The great writer is taking a nap on a bed. The great writer is in a kitchen frying fish. The silhouette of the great writer is against a tall window with a view of a bay, a battleship, a distant city, and a clear sky. The great writer is visiting a mosque. The great writer is having his shoes shined by a boy. The great writer is standing next to a pelican. The great writer is smoking a hookah in a tea garden—his legs are crossed, a smile is on the face of the old woman behind him, and the young man sitting next to him has the lips of a Eurasian movie star. These are pictures of James Baldwin. He is in Istanbul. The year is 1965. The photographer is Sedat Pakay. The images are part of an extraordinary exhibit, Bearing Witness from Another Place: James Baldwin in Turkey Through the Lens of Sedat Pakay, opening this fall at the Northwest African American Museum.

Baldwin visited Istanbul to work on his fourth novel, Tell Me How Long the Train's Been Gone, which is set in New York City and concerns a bisexual actor and his lovers, a white American woman and a black American male, and his country, which is in the middle of a massive and often violent social transformation (murders, hosing of protesters, dogs attacking protesters, assassinations, burning cities) called the American civil rights movement. In one of Pakay's intimate, tranquil, quiet pictures, Baldwin, his back turned to us, is hugging a woman and a man. She is on one side of him; he is on the other. Smoke rises from the man's cigarette. Bright flowers are in a vase. All three seem to be sharing a secret. For this writer and political activist, humanism could not be disentangled from eroticism.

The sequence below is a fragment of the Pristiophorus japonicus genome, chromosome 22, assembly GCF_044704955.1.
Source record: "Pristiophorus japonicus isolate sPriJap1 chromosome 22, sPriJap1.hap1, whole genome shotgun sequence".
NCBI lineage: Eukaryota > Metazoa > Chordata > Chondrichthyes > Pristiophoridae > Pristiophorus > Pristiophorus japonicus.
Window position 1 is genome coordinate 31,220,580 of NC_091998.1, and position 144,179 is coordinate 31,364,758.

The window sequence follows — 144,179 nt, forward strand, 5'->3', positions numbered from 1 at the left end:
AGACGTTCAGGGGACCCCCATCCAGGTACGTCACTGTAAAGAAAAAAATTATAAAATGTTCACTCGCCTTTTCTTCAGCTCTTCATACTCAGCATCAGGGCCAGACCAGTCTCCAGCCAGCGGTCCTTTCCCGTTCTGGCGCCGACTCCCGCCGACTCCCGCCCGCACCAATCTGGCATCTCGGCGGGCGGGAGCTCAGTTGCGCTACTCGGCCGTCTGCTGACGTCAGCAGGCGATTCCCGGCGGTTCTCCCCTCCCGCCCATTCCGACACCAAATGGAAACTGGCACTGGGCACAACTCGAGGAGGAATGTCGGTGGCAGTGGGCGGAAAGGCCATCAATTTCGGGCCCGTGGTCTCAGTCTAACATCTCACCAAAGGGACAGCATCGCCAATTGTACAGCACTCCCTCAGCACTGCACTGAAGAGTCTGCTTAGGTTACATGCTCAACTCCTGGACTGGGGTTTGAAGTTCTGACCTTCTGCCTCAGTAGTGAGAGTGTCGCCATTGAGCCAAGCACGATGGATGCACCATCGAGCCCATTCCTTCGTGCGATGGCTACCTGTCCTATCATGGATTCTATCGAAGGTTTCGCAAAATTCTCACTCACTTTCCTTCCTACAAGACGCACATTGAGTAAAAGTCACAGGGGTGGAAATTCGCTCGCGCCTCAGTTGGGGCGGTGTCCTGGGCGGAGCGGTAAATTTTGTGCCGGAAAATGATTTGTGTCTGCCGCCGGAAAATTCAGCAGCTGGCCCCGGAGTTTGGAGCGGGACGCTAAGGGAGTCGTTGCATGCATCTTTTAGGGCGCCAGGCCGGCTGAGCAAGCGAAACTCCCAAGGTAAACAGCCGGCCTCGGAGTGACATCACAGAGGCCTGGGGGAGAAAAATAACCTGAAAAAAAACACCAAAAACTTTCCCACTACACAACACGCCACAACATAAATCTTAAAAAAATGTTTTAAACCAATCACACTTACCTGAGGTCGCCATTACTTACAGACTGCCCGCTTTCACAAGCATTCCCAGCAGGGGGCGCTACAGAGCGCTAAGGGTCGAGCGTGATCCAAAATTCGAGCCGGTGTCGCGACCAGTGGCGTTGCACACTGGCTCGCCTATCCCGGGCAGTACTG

Is what we see in these pictures a stranger in a strange land? Does he look lost, disoriented, displaced? No, these images capture the writer in his habitat: The natural place for the writer is exile. It can be spiritual or physical exile, but they always have to be outside of their society, because writers are outsiders. The writer is out of place when they're in their place. They need distance. They need to get away to process what it means to be who they are. Think of Jonathan Raban, Lesley Hazleton, W. G. Sebald, James Joyce, Richard Wright, and on and on—the true home of the writer is always another country. recommended